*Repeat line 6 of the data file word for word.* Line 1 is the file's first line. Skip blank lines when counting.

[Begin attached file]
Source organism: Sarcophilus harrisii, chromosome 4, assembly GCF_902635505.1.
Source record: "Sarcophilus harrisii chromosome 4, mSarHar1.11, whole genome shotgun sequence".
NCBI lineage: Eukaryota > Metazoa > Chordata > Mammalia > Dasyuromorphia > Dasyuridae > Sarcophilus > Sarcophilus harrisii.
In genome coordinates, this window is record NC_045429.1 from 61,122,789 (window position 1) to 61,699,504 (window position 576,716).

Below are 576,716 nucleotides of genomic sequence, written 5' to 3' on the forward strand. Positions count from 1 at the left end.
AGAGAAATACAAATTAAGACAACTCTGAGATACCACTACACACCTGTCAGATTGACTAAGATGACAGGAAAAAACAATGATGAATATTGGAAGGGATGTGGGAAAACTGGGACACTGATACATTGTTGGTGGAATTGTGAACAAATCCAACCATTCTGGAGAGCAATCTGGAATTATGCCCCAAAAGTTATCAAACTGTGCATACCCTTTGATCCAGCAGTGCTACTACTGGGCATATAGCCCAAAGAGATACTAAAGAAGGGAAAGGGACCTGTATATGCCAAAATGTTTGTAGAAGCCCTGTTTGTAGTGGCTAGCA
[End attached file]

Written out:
AGAGAAATACAAATTAAGACAACTCTGAGATACCACTACACACCTGTCAGATTGACTAAGATGACAGGAAAAAACAATGATGAATATTGGAAGGGATGTGGGAAAACTGGGACACTGATACATTGTTGGTGGAATTGTGAACAAATCCAACCATTCTGGAGAGCAATCTGGAATTATGCCCCAAAAGTTATCAAACTGTGCATACCCTTTGATCCAGCAGTGCTACTACTGGGCATATAGCCCAAAGAGATACTAAAGAAGGGAAAGGGACCTGTATATGCCAAAATGTTTGTAGAAGCCCTGTTTGTAGTGGCTAGCA